Beginning as a local money-laundering investigation in 2014, Operation Car Wash grew into the largest anti-corruption campaign in the history of Brazil and, perhaps, the world. The Car Wash Task Force has been responsible for billions of dollars in recovered bribes, and criminal charges against hundreds of political and corporate operatives, changing the nature of Brazilian politics and its culture of criminal impunity.
The operation centered on a scandal surrounding Petrobras, Brazil’s state-run oil company. Prosecutors discovered that large construction and engineering firms paid more than $2 billion in bribes in exchange for lucrative contracts of Petrobras. The money was used to support a number of political campaigns that kept prominent officeholders in power and for their illicit enrichment.
Over time, prosecutors and federal police uncovered a network of corruption that ran through the Brazilian Democratic Movement Party, the Progressive Party and the governing Workers’ Party, as well as a host of major corporations whose top-level officers were involved in the kickback scheme. More recently, investigations spread over many offices of the federal, state and municipal governments, involving hundreds of politicians of more than 25 political parties.
Ultimately, federal police arrested a sitting Senator, six former Congressmen, a party Treasurer, and some of Brazil’s most powerful executives, bringing charges against 280 people and dispensing more than 1500 years worth of criminal sentences. Criminals and companies have agreed to give back more than $3 billion, in a country where no cent is recovered in criminal cases in general.
In 2015, Marcelo Odebrecht, the CEO of Latin America’s largest construction company, Odebrecht S.A., was sentenced to 19 years in prison for his role in the scandal, and ultimately the company, in a joint resolution with another company, Braskem S.A., involved in the scheme, agreed to pay back more than $2 billion in a resolution led by the Task Force with help from authorities in Switzerland and the United States. This was the largest corruption penalty ever levied by global authorities.
The Car Wash Task Force was awarded the Transparency International Anti-Corruption Prize in 2016. Having exposed the shady underbelly of Brazilian politics, success gave the team the firepower to push for legislation that would help public officials and law enforcement prevent, root out, and prosecute corruption in its public offices. By bringing to justice dozens of high-ranking officials and executives who many thought were untouchable, the Car Wash Task Force has brought about a new era of integrity and accountability in Brazil.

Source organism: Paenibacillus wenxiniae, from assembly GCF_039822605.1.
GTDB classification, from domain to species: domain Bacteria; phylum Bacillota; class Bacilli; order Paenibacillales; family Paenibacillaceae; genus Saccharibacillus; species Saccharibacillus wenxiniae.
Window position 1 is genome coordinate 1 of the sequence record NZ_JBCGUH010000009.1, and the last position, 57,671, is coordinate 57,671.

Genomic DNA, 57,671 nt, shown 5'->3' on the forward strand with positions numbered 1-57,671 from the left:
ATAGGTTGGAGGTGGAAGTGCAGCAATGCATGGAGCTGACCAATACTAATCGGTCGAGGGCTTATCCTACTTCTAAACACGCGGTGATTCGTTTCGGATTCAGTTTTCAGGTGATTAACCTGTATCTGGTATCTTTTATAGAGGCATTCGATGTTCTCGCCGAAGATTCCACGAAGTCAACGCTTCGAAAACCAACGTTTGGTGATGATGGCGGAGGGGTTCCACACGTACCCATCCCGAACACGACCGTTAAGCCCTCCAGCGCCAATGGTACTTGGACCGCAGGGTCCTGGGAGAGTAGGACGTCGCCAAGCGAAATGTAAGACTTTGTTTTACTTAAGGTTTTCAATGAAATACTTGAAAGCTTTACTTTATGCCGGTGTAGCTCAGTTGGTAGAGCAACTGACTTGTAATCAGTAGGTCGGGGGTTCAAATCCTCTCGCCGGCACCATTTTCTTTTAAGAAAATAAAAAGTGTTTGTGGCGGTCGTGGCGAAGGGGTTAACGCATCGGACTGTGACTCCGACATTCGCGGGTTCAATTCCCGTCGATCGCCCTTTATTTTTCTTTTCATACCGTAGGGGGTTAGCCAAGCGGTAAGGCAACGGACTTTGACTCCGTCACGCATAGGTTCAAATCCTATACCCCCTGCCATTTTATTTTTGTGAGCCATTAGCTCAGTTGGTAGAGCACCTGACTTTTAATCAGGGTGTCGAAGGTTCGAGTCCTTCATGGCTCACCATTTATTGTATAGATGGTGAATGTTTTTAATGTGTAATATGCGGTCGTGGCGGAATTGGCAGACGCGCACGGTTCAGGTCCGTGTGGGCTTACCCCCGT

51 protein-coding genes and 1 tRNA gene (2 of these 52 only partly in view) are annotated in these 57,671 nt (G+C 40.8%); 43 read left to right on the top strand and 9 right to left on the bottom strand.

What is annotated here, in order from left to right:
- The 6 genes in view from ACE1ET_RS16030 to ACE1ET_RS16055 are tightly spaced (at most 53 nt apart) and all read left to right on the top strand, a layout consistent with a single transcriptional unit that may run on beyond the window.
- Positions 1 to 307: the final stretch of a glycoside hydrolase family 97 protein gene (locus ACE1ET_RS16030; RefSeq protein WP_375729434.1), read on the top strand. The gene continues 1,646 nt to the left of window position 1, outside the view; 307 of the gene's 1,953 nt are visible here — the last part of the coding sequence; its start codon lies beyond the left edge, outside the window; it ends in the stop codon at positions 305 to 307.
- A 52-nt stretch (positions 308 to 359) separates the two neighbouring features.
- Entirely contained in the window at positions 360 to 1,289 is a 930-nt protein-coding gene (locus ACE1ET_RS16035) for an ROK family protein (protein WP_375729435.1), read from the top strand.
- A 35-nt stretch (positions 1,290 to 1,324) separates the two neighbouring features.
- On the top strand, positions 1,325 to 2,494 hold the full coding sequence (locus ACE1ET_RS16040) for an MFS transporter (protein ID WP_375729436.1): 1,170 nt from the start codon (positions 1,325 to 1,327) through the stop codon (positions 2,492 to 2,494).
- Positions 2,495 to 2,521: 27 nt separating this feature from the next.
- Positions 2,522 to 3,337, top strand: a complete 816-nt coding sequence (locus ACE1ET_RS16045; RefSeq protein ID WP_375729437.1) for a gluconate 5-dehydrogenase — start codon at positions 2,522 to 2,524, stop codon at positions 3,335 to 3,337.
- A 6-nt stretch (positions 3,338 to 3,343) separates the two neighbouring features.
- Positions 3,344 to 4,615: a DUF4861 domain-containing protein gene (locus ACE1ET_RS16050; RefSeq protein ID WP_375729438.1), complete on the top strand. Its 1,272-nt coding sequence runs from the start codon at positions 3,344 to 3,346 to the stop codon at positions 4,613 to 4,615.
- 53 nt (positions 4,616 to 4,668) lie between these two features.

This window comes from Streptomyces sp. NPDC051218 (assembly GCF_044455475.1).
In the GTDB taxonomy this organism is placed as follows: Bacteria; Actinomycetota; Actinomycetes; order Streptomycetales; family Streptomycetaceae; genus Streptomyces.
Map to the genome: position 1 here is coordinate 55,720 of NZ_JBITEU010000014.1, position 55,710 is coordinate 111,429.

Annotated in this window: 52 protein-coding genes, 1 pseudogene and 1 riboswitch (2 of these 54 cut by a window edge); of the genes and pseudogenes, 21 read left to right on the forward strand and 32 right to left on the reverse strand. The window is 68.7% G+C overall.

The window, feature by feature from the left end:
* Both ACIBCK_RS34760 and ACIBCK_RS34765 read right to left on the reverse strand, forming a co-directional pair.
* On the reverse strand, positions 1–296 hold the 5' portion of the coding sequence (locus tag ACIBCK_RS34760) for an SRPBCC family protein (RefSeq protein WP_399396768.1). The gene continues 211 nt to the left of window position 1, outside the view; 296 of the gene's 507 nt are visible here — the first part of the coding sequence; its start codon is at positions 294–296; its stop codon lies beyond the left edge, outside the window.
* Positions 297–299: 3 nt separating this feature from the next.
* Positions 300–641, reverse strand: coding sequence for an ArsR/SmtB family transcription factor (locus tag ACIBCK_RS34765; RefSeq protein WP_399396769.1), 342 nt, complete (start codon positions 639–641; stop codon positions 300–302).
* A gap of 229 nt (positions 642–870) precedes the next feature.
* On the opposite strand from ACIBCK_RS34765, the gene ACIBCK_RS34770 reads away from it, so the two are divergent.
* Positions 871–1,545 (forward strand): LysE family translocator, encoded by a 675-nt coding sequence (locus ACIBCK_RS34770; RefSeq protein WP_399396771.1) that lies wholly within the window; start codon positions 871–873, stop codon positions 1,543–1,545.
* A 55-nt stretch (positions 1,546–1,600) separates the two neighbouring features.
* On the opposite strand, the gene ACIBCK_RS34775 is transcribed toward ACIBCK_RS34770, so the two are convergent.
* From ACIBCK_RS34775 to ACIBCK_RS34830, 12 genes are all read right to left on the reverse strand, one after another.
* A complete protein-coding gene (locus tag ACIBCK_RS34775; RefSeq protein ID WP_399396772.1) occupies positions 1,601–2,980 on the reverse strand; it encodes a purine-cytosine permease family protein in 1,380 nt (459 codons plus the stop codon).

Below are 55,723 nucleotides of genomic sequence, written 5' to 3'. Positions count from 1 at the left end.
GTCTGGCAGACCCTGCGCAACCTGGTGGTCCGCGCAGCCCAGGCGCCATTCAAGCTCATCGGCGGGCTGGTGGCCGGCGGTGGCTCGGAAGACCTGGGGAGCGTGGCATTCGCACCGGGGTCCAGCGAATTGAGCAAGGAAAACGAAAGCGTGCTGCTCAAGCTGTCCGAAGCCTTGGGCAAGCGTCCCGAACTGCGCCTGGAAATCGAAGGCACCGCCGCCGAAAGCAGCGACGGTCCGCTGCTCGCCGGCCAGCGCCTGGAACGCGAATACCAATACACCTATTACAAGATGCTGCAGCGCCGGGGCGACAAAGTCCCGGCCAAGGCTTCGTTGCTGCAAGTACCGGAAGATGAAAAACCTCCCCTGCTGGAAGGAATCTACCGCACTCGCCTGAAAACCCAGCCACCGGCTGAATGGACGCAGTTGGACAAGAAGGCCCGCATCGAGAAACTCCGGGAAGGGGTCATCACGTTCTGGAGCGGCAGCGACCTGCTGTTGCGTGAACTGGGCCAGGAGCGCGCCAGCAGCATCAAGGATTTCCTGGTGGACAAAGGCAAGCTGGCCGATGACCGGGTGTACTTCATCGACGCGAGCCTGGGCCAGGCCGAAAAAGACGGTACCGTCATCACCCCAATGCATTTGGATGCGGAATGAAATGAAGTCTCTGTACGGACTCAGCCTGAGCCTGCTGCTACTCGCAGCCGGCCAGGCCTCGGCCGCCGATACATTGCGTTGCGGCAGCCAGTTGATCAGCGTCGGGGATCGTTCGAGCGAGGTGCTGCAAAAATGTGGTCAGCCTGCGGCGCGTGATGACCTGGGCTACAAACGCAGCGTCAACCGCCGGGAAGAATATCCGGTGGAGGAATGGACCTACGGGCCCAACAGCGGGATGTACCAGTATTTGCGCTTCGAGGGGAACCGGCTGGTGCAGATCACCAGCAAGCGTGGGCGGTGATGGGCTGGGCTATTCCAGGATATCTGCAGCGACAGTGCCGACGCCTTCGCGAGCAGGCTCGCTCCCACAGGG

What are your thoughts on being selected as a finalist for the Allard Prize?
"I [Deltan M. Dallagnol] feel very much honored for being part of a huge team working on the Car Wash case. Because the struggle against corruption in Brazil goes much beyond the Task Force, I would like for each public servant and citizen who contributed to this case and to the cause to feel that this nomination is also recognizing her contribution. More than that, I want them to feel that they have the support of millions of citizens of the world, represented by the Allard Prize community, who are in solidarity with regards to the pain and suffering that corruption causes people everywhere. Finally, I also feel grateful to the Allard Prize, since the selection of the Task Force amongst the finalists renews our strength in this long-term battle."
What inspires you to do the work that you do?
"Much more than punishing the persons who committed corruption, which is of course a matter of Justice, what inspires me is a humanitarian motivation. Behind the faces of corrupt public employees, politicians and businessmen, there are millions of Brazilian citizens, people of flesh and blood, who suffer the consequences of corruption. It is all about loving our people. I am talking about people who are dying in the lines of Health Care Institutions, waiting to be taken care of. Persons are injured everyday in accidents caused by road potholes. Young people do not have opportunities because the educational system was stolen. In Brazil, more than 35 million people do not have access to tap water and more than 100 million do not have access to the sewage system. All this drives me to do my best in my job and as a citizen to make a difference."